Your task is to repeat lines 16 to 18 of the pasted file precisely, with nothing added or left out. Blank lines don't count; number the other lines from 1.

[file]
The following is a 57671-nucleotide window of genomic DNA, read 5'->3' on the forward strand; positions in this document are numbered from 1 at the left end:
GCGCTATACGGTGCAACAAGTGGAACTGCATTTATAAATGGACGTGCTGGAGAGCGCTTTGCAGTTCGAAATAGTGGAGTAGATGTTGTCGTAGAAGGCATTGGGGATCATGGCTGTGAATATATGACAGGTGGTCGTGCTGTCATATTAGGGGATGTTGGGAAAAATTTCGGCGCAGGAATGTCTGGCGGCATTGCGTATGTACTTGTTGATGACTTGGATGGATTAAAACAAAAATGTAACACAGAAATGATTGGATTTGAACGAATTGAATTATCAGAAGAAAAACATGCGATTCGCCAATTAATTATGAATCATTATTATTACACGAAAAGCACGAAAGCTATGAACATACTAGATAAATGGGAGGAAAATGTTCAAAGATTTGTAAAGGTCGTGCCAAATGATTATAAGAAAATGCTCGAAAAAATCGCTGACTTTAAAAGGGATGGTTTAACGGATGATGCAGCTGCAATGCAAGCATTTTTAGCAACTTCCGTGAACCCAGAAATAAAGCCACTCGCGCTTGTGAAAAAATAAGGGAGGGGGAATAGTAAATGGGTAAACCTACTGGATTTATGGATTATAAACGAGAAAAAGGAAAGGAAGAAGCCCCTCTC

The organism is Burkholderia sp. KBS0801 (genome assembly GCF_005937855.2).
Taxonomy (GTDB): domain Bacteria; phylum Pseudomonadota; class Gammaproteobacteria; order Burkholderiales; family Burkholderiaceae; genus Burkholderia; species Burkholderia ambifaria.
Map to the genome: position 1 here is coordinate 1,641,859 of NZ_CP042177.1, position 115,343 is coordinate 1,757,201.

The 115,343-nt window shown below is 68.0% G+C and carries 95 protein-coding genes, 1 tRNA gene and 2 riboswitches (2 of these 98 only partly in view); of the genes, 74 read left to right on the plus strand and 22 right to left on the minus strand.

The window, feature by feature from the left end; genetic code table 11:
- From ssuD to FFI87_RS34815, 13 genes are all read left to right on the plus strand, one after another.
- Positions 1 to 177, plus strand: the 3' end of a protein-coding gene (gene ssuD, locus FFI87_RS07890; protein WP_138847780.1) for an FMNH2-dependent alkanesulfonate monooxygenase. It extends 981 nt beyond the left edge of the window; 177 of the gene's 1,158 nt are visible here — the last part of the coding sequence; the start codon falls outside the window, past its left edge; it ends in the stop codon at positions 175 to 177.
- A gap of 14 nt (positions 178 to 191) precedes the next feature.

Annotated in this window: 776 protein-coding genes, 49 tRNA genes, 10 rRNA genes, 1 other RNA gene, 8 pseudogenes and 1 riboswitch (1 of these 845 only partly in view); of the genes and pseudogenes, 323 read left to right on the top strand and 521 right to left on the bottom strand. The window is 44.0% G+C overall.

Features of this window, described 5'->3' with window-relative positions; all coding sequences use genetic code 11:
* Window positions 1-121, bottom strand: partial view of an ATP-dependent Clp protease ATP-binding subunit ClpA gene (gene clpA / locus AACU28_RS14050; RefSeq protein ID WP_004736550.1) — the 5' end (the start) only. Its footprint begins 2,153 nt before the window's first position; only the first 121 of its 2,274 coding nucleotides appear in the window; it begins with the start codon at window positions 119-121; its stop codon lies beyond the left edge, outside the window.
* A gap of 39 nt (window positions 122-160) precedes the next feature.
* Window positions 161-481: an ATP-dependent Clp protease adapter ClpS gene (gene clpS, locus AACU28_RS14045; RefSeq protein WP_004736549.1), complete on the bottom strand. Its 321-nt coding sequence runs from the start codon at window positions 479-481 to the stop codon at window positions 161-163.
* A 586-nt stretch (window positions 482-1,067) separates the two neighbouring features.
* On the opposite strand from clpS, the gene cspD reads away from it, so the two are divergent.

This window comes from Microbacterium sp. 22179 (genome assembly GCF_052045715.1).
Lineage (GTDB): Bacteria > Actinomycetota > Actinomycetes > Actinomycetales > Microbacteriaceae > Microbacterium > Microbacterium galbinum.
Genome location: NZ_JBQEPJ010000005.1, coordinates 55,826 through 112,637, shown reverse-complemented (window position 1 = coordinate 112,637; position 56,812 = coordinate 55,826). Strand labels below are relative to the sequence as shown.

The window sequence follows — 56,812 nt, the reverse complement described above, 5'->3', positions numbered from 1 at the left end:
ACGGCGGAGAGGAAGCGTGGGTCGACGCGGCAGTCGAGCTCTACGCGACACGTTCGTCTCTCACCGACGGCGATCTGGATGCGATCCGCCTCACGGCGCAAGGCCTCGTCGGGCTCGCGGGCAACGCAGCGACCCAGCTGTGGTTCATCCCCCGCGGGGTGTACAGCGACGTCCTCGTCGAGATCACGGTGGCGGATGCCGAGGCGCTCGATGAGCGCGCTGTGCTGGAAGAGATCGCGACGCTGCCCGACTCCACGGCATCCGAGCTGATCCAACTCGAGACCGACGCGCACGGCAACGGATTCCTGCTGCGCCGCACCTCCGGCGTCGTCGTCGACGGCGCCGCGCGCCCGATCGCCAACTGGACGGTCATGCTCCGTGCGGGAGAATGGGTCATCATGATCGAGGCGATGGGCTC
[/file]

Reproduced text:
* A 586-nt stretch (window positions 482-1,067) separates the two neighbouring features.
* On the opposite strand from clpS, the gene cspD reads away from it, so the two are divergent.

This window comes from Microbacterium sp. 22179 (genome assembly GCF_052045715.1).